Great article! I’m glad someone finally took this up with some real experimentation. Another test I would like to see is a comparison of a 1:12-inch twist barrel to the modern 1:7-inch for the lighter bullet weights.
Short Answer: The 1:7 twist rates also work for the lighter bullets, Frank.
Long Answer: From Bryan Litz’sApplied Ballistics for Long Range Shooting: “Stability is the ability of a projectile to maintain its point-forward orientation in flight, and return to that orientation if disturbed.” For the purpose of this article, we are examining a bullet’s accuracy as affected by a barrel’s twist rate.
Spin or gyroscopic stability creates a rigid bullet axis just like when a spinning top stays upright. The faster you spin the top, the harder it is to change its axis. For a bullet, this axis has to be strong enough to overcome the torque generated by air on the bullet’s nose. Too slow a spin (rifle twist rate) and the bullet yaws. At a faster spin rate, the bullet’s axis is strong enough to resist the torque from the onrushing air. In the extreme, a bullet spinning too fast will come apart during flight.
For the same caliber, heavier bullets are longer and have a less rigid axis than shorter/lighter bullets. This means that as the bullet becomes longer (heavier), the spin rate must be increased to maintain stability. This is why your gunsmith will recommend a 1:7 twist for 80-grain bullets fired at the 600-yard line, versus the 1:12 twist rate commonly used for a 55-grain varmint cartridge. This also explains why the best compromise for a barrel that will fire several bullet weights during competition is a spin rate optimized for the heaviest bullet.
We’ve come a long way since the late 1960s in .223 Rem./5.56 mm ballistics. The original M16 began with a 1:14 twist rate, which is good enough for bullets around 55 grains. The next step in the evolution was a 1:12 twist rate, followed by a 1:10 for the 62-grain bullets. Today’s modern battlefield is not in a jungle environment with a thinly dressed enemy. Soldiers now fire a heavier bullet at longer-range targets that must penetrate hard cover and sometimes body armored engagements. The 1:7 twist rate for the M16 rifle family accommodates the heavier/longer tracer round.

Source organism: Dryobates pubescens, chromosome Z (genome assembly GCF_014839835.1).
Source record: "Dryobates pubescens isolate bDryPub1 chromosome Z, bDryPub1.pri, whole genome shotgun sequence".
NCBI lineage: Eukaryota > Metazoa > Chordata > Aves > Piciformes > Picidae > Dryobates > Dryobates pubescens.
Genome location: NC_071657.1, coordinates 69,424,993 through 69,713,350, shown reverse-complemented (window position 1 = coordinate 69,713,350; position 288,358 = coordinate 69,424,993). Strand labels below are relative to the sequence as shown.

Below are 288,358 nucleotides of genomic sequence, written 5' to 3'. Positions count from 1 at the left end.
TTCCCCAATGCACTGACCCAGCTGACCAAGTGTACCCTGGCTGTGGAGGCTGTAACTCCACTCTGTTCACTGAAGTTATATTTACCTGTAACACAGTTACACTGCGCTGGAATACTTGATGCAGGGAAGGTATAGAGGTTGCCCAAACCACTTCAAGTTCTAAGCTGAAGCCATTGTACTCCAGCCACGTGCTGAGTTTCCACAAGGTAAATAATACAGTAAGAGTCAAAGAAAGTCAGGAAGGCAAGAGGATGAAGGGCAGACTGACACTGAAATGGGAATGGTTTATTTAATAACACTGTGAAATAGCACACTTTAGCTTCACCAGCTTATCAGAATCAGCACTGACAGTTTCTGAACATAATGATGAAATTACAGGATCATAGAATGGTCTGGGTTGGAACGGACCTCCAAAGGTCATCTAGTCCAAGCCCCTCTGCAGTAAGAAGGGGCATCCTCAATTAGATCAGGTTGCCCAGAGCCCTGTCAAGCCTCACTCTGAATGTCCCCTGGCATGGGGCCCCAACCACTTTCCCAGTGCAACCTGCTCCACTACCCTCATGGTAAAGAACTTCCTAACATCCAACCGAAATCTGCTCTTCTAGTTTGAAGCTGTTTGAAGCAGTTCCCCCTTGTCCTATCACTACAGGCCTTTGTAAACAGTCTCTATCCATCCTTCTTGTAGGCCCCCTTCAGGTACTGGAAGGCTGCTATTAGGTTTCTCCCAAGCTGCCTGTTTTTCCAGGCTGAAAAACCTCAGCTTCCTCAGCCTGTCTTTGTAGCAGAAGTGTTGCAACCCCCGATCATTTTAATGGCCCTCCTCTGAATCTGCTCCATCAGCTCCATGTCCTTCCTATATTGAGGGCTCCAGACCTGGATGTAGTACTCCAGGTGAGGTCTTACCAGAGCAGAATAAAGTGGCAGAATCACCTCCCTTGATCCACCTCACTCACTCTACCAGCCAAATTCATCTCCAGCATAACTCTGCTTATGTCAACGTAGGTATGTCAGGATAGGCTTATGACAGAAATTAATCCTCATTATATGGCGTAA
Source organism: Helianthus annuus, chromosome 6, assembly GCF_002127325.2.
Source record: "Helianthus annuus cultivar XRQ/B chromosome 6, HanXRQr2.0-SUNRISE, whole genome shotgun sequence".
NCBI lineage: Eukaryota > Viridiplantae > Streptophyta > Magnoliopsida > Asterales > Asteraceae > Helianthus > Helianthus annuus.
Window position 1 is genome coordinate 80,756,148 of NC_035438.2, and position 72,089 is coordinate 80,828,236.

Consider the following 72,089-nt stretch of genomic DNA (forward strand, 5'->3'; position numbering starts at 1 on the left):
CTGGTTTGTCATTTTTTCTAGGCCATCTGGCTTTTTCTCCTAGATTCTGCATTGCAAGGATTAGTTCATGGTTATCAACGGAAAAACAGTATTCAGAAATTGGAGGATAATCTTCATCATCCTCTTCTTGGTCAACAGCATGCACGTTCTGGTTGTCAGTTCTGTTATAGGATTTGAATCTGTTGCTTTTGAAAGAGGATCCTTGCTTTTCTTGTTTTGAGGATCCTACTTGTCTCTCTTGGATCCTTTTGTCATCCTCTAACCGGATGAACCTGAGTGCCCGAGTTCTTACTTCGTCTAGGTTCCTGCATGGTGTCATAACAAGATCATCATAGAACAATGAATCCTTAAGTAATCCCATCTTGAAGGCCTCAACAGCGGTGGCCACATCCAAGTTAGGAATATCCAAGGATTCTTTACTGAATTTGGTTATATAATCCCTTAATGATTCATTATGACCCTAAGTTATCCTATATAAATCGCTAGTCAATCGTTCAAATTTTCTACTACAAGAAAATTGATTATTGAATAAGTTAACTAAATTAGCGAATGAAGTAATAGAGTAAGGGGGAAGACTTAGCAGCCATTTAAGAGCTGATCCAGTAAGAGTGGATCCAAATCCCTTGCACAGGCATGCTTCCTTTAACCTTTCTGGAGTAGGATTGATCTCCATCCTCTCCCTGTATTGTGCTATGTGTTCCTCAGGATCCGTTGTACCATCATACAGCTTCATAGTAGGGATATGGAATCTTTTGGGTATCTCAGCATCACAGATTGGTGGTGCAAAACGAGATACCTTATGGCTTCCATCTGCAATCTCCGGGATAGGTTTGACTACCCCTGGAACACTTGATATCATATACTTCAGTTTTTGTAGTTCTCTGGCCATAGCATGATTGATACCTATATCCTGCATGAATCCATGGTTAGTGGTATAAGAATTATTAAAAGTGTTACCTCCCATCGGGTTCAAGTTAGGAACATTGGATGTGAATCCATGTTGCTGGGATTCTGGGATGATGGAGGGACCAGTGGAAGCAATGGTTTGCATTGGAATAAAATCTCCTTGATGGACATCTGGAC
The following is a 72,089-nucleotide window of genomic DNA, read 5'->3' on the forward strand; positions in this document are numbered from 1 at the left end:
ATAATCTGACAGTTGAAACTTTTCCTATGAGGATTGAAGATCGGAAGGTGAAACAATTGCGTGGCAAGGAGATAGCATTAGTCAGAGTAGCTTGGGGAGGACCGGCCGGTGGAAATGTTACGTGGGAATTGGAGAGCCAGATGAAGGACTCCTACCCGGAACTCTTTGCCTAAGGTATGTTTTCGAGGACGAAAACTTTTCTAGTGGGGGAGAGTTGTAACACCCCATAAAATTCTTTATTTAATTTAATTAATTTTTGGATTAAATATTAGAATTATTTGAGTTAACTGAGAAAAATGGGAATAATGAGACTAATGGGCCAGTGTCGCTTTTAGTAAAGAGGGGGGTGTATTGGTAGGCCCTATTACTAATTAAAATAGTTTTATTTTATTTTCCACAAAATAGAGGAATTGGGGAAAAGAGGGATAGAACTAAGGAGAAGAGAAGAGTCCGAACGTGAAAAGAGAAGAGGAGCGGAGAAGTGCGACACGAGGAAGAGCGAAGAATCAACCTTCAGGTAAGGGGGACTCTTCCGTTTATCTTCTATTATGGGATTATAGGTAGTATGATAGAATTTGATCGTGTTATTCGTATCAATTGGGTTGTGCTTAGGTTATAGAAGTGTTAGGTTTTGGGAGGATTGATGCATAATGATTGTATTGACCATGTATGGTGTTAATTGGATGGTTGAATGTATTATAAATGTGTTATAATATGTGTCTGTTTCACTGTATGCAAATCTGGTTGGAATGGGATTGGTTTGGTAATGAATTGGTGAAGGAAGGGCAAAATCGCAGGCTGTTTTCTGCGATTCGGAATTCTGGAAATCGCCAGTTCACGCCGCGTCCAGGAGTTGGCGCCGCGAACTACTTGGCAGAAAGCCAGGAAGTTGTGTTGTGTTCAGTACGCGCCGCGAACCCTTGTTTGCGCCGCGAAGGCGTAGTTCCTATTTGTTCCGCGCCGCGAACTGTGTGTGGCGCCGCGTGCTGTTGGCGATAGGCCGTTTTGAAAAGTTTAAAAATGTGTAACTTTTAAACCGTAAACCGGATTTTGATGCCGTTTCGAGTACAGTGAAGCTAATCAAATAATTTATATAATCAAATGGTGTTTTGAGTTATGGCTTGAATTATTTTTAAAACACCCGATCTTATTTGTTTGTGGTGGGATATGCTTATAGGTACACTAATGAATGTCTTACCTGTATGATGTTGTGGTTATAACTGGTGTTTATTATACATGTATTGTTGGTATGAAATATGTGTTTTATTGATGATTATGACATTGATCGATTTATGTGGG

Heavier bullets have consistently proven their ability to provide more kinetic energy and penetration, albeit with an impact on the soldier’s combat load (total weight of uniform and equipment). This all makes sense for combat, but what about match accuracy over extreme distances?
Bullets have never tumbled in flight. They do yaw. When bullets leave the barrel, virtually all designs start off fishtailing somewhat. The further they travel, the bullet spin induced by the rifling eventually stabilizes the bullet. Some calibers stabilize sooner than others. Normally, a .22 caliber (.223/5.56 mm) centerfire bullet has to travel at least 200 meters before it stabilizes. That’s why all of my .223 accuracy testing is done at 200 meters. While at the U.S. Army Marksmanship Unit, we tested our M16 National Match service rifles at 300 meters. (I don’t have my range set-up for 300 meters, or I would do the same.)
We experimented with several variables, but the bottom line was that heavier bullets are better in terms of energy and accuracy at any range. We did the same testing with the M14 rifle, starting with a 150-grain FMJ M80 round. Tests with the 168-grain M852 round showed significant improvement in both energy and accuracy.